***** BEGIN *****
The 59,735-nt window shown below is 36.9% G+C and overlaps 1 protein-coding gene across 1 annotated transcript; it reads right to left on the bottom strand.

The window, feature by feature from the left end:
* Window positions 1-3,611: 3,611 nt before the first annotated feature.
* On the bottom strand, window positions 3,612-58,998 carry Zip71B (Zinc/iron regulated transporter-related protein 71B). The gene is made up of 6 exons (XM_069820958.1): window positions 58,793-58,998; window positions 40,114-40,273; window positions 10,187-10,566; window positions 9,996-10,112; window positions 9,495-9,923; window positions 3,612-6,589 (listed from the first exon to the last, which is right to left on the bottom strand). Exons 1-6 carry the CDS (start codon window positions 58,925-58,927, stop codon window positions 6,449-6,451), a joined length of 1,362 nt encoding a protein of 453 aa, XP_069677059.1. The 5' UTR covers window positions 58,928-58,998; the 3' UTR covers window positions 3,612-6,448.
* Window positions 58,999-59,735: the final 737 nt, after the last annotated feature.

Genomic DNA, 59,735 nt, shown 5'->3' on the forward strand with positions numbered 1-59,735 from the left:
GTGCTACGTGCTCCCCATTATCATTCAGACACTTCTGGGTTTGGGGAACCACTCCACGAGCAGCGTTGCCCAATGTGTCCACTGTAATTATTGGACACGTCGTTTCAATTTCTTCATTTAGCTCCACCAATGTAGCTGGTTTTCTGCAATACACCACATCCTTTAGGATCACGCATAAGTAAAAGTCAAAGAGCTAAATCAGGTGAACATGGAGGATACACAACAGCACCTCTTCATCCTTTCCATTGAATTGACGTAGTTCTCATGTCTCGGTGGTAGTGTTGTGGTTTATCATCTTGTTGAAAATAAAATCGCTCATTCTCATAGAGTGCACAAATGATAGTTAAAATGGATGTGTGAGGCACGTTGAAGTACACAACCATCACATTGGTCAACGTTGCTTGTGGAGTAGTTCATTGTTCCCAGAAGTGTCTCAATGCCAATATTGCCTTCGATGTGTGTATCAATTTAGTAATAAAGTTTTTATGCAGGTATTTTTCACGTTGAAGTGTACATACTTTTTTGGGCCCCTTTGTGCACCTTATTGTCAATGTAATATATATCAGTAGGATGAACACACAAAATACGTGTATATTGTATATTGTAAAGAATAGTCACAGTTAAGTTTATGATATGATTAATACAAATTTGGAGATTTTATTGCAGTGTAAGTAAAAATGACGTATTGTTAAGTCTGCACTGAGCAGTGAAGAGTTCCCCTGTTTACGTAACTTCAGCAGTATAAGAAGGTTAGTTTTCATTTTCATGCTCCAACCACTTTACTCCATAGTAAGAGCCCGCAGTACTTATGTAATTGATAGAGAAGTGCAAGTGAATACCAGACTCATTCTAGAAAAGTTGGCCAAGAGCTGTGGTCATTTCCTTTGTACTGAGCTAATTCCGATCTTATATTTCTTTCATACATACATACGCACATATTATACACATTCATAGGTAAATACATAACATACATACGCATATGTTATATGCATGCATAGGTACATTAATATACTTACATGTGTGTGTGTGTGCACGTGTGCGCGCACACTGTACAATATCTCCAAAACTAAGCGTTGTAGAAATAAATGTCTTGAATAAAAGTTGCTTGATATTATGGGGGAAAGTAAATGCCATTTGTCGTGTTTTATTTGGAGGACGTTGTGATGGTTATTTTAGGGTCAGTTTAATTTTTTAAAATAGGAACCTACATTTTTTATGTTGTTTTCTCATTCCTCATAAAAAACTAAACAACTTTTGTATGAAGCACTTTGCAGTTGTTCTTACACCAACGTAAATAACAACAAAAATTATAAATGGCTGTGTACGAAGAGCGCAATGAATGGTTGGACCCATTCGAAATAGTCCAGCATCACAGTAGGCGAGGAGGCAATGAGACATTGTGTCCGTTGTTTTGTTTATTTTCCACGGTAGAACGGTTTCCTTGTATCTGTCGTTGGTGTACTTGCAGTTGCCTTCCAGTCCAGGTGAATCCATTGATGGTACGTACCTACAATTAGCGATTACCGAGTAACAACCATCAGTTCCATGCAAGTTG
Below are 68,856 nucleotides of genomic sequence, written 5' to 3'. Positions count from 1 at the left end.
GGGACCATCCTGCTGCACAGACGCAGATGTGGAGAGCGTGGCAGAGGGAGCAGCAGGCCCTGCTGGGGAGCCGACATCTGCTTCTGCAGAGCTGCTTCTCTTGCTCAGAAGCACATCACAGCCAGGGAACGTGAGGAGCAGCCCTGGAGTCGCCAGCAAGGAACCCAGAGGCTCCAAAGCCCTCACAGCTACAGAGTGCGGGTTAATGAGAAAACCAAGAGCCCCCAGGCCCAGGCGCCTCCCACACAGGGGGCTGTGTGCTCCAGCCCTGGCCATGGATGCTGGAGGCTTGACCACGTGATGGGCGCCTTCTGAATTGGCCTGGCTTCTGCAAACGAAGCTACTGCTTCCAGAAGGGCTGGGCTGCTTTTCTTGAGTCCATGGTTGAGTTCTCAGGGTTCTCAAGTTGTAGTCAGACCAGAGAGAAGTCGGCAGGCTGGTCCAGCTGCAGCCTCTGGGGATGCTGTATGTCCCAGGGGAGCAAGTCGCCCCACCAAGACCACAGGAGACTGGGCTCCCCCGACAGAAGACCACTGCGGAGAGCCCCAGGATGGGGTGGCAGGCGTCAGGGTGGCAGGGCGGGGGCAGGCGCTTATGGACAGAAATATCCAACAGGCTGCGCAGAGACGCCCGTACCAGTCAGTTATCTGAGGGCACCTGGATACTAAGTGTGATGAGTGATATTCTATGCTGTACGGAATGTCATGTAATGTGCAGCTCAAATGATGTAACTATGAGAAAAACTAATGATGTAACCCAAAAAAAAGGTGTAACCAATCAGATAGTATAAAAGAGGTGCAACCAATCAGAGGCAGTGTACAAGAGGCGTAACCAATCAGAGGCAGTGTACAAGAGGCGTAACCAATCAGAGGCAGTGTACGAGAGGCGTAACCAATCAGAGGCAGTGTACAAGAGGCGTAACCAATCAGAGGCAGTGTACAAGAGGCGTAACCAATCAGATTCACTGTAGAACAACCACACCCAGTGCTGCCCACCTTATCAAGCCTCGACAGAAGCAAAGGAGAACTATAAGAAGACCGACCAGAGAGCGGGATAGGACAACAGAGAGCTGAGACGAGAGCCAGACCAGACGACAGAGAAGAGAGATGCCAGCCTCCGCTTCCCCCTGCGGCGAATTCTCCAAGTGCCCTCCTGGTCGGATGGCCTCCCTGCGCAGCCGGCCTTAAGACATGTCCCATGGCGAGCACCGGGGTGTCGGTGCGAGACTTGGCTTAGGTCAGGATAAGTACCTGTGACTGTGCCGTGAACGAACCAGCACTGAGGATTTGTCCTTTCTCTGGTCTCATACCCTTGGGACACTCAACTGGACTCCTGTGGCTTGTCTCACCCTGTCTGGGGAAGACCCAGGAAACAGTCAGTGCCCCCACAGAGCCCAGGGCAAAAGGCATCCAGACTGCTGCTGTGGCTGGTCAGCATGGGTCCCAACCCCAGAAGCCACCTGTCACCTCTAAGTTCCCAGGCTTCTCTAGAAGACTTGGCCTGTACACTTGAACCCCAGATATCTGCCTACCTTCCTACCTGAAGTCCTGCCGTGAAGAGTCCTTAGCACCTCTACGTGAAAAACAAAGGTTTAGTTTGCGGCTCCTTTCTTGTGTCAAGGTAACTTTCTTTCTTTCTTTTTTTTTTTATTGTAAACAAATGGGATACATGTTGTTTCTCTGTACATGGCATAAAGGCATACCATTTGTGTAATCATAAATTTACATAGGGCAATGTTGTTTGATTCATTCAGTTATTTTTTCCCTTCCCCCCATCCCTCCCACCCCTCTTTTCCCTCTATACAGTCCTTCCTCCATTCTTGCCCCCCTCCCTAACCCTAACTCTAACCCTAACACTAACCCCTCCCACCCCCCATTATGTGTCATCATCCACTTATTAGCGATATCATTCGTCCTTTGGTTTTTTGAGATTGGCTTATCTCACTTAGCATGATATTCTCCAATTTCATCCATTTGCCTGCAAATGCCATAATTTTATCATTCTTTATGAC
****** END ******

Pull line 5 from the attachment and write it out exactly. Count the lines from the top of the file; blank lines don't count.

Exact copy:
* Window positions 58,999-59,735: the final 737 nt, after the last annotated feature.